How a biodynamic weed winery inspired a transatlantic journey to net zero
We could all stand to be more conscious consumers, but it’s not easy to differentiate “good” from “bad” when you can pretty much claim whatever you want on consumer product labels without much accountability.
Beyond official regulated labels USDA and organic, terms like “never ever,” “free range,” “antibiotic and hormone-free,” and “all natural” are, in regulation terms, meaningless. Yet, these terms are plastered over everything we eat, drink, and soon, smoke, usually implying a certain code of conduct or justify a higher price point as a marketing point of differentiation.
Greenwashing, or the practice of misleading consumers into believing a product is environmentally friendly when it is not, remains a major problem across all industries. Coined by environmentalist Jay Westerveld in 1986, the term emerged to address widespread consumer ignorance as a result of “ad-enabled companies presenting themselves as a caring environmental stewards, even as they engaged in environmentally unsustainable practices”—a practice that has continued to evolve as other PR-bolstered forms of superficial corporate social activism emerge.
Since former President Donald Trump withdrew U.S. participation in the 2015 Paris Agreement on climate change mitigation on the basis that it would "undermine" the U.S. economy, and put the U.S. "at a permanent disadvantage," it has placed a certain onus on the eco-minded consumer to make informed purchasing decisions. Without state and federal regulation, it’s up to individuals to galvanize and weaponize free market capitalism to hold businesses and government representatives accountable.
It might surprise you, then, to learn that the nascent environmental-dependent cannabis industry—a segment that should be ahead of the curve addressing an impending climate crisis—often lags in terms of its corporate responsibility to sustainability. (Actually, that might not come as a shock).
For an industry that frequently throws around eco-conscious terms like “green,” “plant energy” and “health and wellness,” there’s a lot of side-stepping around a product’s origin, quality, and ethical practices, so that many consumers might overlook inconvenient facts. Among them: indoor growers are often a huge energy suck, disposable vape pens generate tremendous waste, and that ubiquitous state-mandated child-proof packaging armed with the accessible complexity of Rubik’s cube often relies on legally-mandated plastics (as if a child cannot easily twist off the top of a vodka bottle—but that’s another issue).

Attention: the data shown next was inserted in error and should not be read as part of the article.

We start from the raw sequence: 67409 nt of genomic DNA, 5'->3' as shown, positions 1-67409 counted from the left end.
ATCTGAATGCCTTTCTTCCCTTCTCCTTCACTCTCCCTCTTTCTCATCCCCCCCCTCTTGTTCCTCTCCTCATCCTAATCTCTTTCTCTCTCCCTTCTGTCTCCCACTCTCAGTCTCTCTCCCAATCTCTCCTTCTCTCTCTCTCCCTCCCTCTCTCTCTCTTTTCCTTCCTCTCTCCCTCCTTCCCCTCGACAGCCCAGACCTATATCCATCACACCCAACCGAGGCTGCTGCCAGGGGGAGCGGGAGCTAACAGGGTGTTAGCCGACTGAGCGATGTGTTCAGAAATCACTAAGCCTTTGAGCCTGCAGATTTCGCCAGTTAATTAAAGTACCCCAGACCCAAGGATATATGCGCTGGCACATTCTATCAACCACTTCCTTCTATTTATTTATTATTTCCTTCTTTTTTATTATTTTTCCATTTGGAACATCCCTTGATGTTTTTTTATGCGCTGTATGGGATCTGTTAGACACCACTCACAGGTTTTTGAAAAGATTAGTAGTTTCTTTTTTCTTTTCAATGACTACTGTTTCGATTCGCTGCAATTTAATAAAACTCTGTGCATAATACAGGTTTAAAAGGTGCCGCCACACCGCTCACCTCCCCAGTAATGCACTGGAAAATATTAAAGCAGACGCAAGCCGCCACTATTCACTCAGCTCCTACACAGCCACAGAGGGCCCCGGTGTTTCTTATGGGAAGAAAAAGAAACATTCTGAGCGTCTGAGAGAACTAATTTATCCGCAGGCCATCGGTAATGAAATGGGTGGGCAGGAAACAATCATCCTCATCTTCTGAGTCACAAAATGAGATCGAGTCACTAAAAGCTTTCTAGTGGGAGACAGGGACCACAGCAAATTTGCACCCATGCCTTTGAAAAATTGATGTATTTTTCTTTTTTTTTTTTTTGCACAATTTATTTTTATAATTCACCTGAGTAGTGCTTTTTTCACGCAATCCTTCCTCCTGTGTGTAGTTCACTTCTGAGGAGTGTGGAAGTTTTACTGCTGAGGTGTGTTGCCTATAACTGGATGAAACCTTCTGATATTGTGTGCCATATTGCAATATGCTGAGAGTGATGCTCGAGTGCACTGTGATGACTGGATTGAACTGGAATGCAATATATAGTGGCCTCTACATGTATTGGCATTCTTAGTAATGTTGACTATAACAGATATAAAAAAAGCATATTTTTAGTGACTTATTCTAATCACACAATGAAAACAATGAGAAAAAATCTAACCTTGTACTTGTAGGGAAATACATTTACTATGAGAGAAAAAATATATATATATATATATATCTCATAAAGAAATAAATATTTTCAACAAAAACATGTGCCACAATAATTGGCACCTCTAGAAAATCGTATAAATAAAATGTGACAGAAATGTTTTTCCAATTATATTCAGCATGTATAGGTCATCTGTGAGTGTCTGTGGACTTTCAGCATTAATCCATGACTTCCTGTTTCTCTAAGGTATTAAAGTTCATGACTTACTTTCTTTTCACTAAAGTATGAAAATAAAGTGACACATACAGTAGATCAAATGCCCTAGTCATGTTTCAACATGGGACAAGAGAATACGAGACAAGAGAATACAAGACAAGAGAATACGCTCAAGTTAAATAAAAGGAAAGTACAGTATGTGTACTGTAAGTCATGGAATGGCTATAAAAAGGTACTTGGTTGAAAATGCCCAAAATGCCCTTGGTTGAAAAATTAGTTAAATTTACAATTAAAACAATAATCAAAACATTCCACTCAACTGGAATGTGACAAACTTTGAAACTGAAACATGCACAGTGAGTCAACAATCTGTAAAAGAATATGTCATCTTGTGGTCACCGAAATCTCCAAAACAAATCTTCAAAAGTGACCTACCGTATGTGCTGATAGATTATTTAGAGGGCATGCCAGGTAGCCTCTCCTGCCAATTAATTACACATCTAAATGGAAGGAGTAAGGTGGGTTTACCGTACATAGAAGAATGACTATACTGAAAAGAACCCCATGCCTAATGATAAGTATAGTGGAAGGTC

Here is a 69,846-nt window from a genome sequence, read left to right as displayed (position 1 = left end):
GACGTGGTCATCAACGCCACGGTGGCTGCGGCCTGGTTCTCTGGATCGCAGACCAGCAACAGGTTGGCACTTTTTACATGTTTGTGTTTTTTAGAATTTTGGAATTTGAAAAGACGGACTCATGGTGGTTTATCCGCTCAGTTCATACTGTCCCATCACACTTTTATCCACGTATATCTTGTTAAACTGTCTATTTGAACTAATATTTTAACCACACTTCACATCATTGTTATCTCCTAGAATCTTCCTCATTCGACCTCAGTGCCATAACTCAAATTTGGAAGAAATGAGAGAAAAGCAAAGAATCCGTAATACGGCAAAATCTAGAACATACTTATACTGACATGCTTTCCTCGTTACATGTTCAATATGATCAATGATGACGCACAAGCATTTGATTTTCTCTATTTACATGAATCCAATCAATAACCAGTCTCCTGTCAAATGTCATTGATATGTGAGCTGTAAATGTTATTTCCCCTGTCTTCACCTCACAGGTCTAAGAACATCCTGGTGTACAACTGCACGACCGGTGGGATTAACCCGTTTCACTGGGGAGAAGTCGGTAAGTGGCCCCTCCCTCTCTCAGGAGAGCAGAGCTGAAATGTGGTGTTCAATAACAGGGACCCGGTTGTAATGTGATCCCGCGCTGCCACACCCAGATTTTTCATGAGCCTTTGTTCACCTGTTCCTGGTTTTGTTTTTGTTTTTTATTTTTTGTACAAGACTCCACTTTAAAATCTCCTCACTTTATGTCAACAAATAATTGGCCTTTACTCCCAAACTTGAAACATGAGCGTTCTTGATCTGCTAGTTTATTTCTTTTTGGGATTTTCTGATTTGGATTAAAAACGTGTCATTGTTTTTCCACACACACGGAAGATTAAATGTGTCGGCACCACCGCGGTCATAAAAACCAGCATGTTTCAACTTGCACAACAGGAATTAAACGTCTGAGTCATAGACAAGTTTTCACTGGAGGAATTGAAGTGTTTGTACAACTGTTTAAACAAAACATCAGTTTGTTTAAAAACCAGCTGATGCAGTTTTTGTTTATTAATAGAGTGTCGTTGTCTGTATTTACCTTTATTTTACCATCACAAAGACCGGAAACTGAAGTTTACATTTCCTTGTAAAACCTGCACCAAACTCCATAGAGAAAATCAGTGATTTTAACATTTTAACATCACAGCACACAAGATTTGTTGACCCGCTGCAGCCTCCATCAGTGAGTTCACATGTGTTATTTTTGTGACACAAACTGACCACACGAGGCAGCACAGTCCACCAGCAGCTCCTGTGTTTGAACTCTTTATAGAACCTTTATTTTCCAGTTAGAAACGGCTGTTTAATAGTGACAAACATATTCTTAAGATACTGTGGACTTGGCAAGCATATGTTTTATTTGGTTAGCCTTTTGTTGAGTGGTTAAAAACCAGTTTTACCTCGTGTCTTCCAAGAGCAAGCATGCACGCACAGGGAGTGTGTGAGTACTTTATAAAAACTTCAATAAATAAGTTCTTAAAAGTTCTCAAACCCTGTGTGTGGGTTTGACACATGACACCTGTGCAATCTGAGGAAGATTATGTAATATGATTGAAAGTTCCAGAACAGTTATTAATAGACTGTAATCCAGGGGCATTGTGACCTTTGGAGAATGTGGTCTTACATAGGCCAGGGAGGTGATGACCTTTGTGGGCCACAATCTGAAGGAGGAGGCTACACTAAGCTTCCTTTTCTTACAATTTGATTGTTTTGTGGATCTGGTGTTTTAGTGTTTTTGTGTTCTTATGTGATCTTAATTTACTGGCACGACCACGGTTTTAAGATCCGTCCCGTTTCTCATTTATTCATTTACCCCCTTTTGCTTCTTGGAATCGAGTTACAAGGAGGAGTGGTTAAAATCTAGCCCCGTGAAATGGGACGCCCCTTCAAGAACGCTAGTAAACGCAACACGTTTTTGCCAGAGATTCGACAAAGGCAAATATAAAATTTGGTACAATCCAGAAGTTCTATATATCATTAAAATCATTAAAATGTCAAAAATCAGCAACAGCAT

Which means, every time I meet some ambitious cannabis entrepreneur who steps into New York City with a dream business, I have to ask a series of delicate questions that they are often too tepid to speak candidly about (particularly if their hands are legally tied on which language they can use to describe the cannabis or hemp product), assess the quality of the product itself if I even have access to it, and try to not sound like a complete asshole to well-meaning individuals who are not dedicated farmers, necessarily sustainably motivated or even have the financial means to invest in building a sustainable product line with competitive branding.
Trying to ascertain this quality amid a surplus of brands and products operating on state-by-state legal status, internal practices, and sourcing within the framework of dispensaries can be exhausting. Becoming an expert requires using ones’ body as a human guinea pig, all the while bearing witness to a lot of digital mudslinging from disgruntled former employees and bad actors amid a struggling market with very limited collaboration. All of this can make answering consumer questions honestly a challenge: who do you co-sign? (Makes me miss the simplicity of Jia Tolentino’s former vape life chronicles).
Much like the cannabis industry, the wine industry deals with its own corporate transparency and accountability issues to address water waste and greenhouse emissions (among other issues), where an educated palate is an empowered palate. It isn’t simply enough to have a product that tastes as good as it says it is, but that its producers go the extra mile to set a standard for others to follow and consumers can feel good purchasing.
Which is why I am incredibly excited about Chateau Maris, a small label rethinking sustainability across every checkpoint of its supply chain without sacrificing quality, while conveniently tying cannabis into the conversation in an unexpected way. From using regenerative farming practices to revitalize its pesticide-damaged land into a world class biodynamic and organic winery to leveraging hempcrete to erect a sustainable, biodegradable and carbon-neutral wine cellar (or, as I am calling it, a weed winery), Chateau Maris is embarking on an incredible new journey: using wind energy to transport its product via cargo sailboat with a partnership through Grain de Sail.
Buzzword to Buzzkill
The farm-to-table movement, led by renowned chef and activist Alice Waters of Berkeley, California’s Chez Panisse in the 1970s, became the rallying cry for the restaurant industry to wield its power as strategic decision makers to operate as sustainable stewards of the land, from educating consumers, building on-site gardens, composting and diligently working towards waste reduction to forming locally sourced partnerships with small farms and artisanal producers to build edible communities with a greater environmental impact.
Like most feel-good, altruistic movements, the phrase “farm-to-table” slowly devolved into a corporate buzzword buried under a tidal wave of social media influencers bolstered by ad money and eye-rolled by food writers who felt the term either fell out of fashion or didn’t go far enough.
Frustrated with industry gatekeeping, problematic figureheads, and self-cannibalizing amid a comprehensive funding problem, otherwise well-meaning people have become less collaborative and forced to operate as individualistic self-marketers (a lone complaint notably vocalized via my personal Substack platform). As a result, these hurdles have made it even more challenging to help educate consumers and hold industries accountable, which is why climate activists keep throwing food at museum art for attention.